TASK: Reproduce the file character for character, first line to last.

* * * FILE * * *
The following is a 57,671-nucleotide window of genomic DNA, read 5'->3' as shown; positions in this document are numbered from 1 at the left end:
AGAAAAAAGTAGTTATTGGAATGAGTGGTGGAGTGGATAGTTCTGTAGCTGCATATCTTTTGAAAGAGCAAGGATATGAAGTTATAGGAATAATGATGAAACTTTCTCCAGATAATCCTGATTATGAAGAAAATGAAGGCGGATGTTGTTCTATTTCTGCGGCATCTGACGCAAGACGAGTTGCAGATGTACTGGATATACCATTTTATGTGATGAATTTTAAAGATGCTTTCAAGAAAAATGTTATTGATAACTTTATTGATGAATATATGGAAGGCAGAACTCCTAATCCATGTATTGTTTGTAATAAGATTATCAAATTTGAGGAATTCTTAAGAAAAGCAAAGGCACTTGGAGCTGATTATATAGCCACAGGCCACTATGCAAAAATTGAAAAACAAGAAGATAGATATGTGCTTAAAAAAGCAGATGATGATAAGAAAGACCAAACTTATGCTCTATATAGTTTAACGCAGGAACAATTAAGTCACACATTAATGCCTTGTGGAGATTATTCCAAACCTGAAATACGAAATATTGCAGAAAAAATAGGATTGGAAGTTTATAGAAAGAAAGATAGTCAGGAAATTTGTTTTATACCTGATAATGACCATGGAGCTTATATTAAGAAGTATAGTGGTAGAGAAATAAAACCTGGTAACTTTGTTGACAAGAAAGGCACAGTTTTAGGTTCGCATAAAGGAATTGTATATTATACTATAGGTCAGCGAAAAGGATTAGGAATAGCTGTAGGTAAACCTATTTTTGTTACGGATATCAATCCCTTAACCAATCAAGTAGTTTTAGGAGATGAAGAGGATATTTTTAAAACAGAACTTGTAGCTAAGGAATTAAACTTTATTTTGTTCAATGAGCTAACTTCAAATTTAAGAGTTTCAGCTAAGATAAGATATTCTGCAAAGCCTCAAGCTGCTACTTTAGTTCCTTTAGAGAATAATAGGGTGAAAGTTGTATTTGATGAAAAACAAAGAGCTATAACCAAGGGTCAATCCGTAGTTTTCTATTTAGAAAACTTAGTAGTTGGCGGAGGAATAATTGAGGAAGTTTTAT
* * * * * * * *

The following is a 57,671-nucleotide window of genomic DNA, read 5'->3' as shown; positions in this document are numbered from 1 at the left end:
AGAAAAAAGTAGTTATTGGAATGAGTGGTGGAGTGGATAGTTCTGTAGCTGCATATCTTTTGAAAGAGCAAGGATATGAAGTTATAGGAATAATGATGAAACTTTCTCCAGATAATCCTGATTATGAAGAAAATGAAGGCGGATGTTGTTCTATTTCTGCGGCATCTGACGCAAGACGAGTTGCAGATGTACTGGATATACCATTTTATGTGATGAATTTTAAAGATGCTTTCAAGAAAAATGTTATTGATAACTTTATTGATGAATATATGGAAGGCAGAACTCCTAATCCATGTATTGTTTGTAATAAGATTATCAAATTTGAGGAATTCTTAAGAAAAGCAAAGGCACTTGGAGCTGATTATATAGCCACAGGCCACTATGCAAAAATTGAAAAACAAGAAGATAGATATGTGCTTAAAAAAGCAGATGATGATAAGAAAGACCAAACTTATGCTCTATATAGTTTAACGCAGGAACAATTAAGTCACACATTAATGCCTTGTGGAGATTATTCCAAACCTGAAATACGAAATATTGCAGAAAAAATAGGATTGGAAGTTTATAGAAAGAAAGATAGTCAGGAAATTTGTTTTATACCTGATAATGACCATGGAGCTTATATTAAGAAGTATAGTGGTAGAGAAATAAAACCTGGTAACTTTGTTGACAAGAAAGGCACAGTTTTAGGTTCGCATAAAGGAATTGTATATTATACTATAGGTCAGCGAAAAGGATTAGGAATAGCTGTAGGTAAACCTATTTTTGTTACGGATATCAATCCCTTAACCAATCAAGTAGTTTTAGGAGATGAAGAGGATATTTTTAAAACAGAACTTGTAGCTAAGGAATTAAACTTTATTTTGTTCAATGAGCTAACTTCAAATTTAAGAGTTTCAGCTAAGATAAGATATTCTGCAAAGCCTCAAGCTGCTACTTTAGTTCCTTTAGAGAATAATAGGGTGAAAGTTGTATTTGATGAAAAACAAAGAGCTATAACCAAGGGTCAATCCGTAGTTTTCTATTTAGAAAACTTAGTAGTTGGCGGAGGAATAATTGAGGAAGTTTTAT